Using this article, students should be able to:
- Identify how socioeconomic transformations can change understandings of gardening
- Define affect and explain how everyday affects can be expressed through relations to plants
- Understand how one might “take seriously” the propositions of others, whether the other is a plant or any other being or thing
- Explain why gardening offers a lens into understanding other issues of nature/culture
Suggested In-Class Exercises
- Ask students to diagram gardens, either as they are described in the article or as they have seen or experienced gardens. If possible, the instructor could ask students to visit a space of gardening or to look at gardens in their own neighborhoods. Using the article, ask students to: describe the vertical spaces of their gardens, such as the roots of the plants (see Archambault 2016, 252), discuss the distinction between “tidy” and “manicured” gardens (254), and reflect on whether or not their garden drawings include objects other than plants (253). Discuss what is included in a garden and what understandings of gardens are hard to represent in these diagrams.
- Collectively look at the photograph below from Julie Archambault’s fieldwork, and examine the differences between natural flowers and artificial ones. Discuss how the distinctions between natural and artificial inform how we talk about plants and our affective feelings toward them. When and why is it important that plants are natural? How are ideas of authenticity related to understandings of the natural?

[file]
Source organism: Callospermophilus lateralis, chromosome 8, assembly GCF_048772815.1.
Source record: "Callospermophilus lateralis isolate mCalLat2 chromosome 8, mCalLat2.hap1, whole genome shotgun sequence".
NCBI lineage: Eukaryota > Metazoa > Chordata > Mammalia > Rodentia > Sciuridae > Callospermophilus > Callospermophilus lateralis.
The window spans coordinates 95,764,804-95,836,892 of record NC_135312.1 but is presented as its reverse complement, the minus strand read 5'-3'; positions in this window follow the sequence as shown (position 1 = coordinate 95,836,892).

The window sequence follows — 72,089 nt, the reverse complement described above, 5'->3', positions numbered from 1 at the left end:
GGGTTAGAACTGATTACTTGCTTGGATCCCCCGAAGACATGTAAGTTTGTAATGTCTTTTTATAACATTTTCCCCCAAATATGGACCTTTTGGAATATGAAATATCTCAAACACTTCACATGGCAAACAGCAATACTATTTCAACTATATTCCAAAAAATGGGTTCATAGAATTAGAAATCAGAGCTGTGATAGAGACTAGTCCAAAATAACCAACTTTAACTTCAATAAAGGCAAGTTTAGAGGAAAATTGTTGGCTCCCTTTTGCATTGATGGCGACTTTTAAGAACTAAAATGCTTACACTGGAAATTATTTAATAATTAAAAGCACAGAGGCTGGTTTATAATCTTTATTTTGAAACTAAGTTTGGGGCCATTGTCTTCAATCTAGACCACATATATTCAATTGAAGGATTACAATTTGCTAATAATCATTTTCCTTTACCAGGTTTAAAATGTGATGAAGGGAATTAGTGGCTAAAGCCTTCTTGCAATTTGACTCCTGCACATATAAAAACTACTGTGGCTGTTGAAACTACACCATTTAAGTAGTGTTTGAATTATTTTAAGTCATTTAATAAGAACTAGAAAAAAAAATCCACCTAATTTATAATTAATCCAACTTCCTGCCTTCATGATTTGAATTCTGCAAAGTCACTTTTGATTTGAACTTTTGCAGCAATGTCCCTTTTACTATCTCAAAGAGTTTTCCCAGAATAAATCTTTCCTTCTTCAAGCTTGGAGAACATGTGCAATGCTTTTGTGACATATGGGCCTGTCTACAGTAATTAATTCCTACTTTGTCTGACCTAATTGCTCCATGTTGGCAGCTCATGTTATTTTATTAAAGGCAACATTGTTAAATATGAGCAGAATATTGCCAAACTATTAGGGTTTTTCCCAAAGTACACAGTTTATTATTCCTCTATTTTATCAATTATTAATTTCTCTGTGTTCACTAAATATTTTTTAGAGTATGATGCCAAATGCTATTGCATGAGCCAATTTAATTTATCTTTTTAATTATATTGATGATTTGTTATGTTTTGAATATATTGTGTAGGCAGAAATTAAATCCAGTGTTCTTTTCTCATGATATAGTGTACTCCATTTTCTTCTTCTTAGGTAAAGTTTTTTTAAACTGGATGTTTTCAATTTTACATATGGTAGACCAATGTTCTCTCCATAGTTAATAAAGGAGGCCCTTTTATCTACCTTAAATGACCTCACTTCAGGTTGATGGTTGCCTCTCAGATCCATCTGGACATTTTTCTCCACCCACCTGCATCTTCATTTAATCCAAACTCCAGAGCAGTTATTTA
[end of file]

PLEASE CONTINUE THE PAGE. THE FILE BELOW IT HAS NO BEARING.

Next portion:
Suggested Discussion Questions
Plants and Economies
- How are plants related to economies at different scales (e.g., household vs. town)?
- How are plants commodified and exchanged (in market economies, bartering, etc.), and how do these understandings of exchange relate to anthropological studies of exchange?
- What are the values of plants for their growers, and how do plants signify socioeconomic positions or ideas of status?
Plants and Affect
- How is the characterization of relationships between people and between people and plants related to authenticity, intimacy, and the commodity form?
- How do affective relationships with plants change the ways that people interact with each other? How do new ways of being and relating emerge and take shape?